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Losses from business email compromise (BEC) attacks soared by hundreds of millions of dollars over the past year, to once again account for half of all cybercrime losses reported to the FBI.

BEC scammers made nearly $1.8 billion in 2019, over half the $3.5 billion total, according to the FBI’s 2019 Internet Crime Report. That’s up from around $1.3bn and a total of $2.7bn in 2018.

A recent evolution in BEC tactics has seen scammers impersonate regular employees rather than C-level execs.

“In this type of scheme, a company’s human resources or payroll department receives an email appearing to be from an employee requesting to update their direct deposit information for the current pay period,” the report explained. “The new direct deposit information generally routes to a pre-paid card account.”

The second biggest earning category of cyber-threat was romance scams, which netted over $475 million, followed by “spoofing” at $300m.

Ransomware was way down in the bottom half of the table with $9m in losses, up significantly from $3.6m in 2018. However, the usual caveats apply that this calculation doesn’t include “lost business, time, wages, files, or equipment, or any third party remediation services acquired by a victim.”

The FBI also admitted that many victims do not report ransomware losses to the Bureau.

When measured according to numbers of reported victims rather than financial losses, phishing (114,702) came top, followed by non-payment/non-delivery (61,8332), and extortion (43,101).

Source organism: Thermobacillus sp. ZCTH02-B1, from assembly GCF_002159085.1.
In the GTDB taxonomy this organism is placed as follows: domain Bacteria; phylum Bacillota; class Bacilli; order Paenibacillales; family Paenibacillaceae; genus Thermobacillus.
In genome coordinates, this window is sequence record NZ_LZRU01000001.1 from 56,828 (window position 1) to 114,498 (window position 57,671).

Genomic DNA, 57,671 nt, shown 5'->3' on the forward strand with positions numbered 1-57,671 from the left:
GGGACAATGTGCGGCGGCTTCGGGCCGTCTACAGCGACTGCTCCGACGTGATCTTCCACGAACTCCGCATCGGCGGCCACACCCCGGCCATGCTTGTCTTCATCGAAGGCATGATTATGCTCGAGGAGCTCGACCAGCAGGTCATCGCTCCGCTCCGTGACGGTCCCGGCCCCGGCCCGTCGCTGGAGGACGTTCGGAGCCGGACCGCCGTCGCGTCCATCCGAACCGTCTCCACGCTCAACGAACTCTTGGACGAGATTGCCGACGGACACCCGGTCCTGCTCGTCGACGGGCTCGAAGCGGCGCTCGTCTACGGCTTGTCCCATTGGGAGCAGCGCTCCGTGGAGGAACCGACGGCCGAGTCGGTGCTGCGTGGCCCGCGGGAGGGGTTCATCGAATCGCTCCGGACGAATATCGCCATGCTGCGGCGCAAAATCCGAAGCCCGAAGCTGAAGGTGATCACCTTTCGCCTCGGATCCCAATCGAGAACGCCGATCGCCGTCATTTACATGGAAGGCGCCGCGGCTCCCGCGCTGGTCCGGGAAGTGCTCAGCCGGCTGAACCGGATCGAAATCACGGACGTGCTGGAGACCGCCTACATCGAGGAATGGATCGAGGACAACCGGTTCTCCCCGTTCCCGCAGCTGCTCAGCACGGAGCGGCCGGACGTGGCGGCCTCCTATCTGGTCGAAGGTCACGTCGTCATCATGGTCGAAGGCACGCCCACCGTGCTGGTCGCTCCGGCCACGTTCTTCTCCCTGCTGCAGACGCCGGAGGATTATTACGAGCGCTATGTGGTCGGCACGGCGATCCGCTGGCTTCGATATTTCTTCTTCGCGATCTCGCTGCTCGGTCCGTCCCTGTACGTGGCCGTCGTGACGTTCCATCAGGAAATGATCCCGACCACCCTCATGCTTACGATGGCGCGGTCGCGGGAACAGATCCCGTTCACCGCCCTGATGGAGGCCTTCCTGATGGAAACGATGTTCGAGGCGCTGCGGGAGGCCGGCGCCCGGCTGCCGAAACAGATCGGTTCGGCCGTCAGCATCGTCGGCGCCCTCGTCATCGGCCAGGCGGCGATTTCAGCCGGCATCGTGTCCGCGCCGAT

BEC was down in fifth place (23,775) with ransomware even further behind with just 2047 reported cases in 2019 — highlighting the scale of under-reporting.

The FBI also singled out tech support fraud as a growing problem, with some recent complaints involving criminals posing customer support for well-known travel companies, banks and even virtual currency exchanges.

“In 2019, the IC3 received 13,633 complaints related to tech support fraud from victims in 48 countries,” the report said. “The losses amounted to over $54 million, which represents a 40% increase in losses from 2018. The majority of victims reported to be over 60 years of age.”

Total reported cybercrime losses have tripled over the past five years, from just $1.1bn in 2015, amounting cumulatively to $10.2bn for the period.

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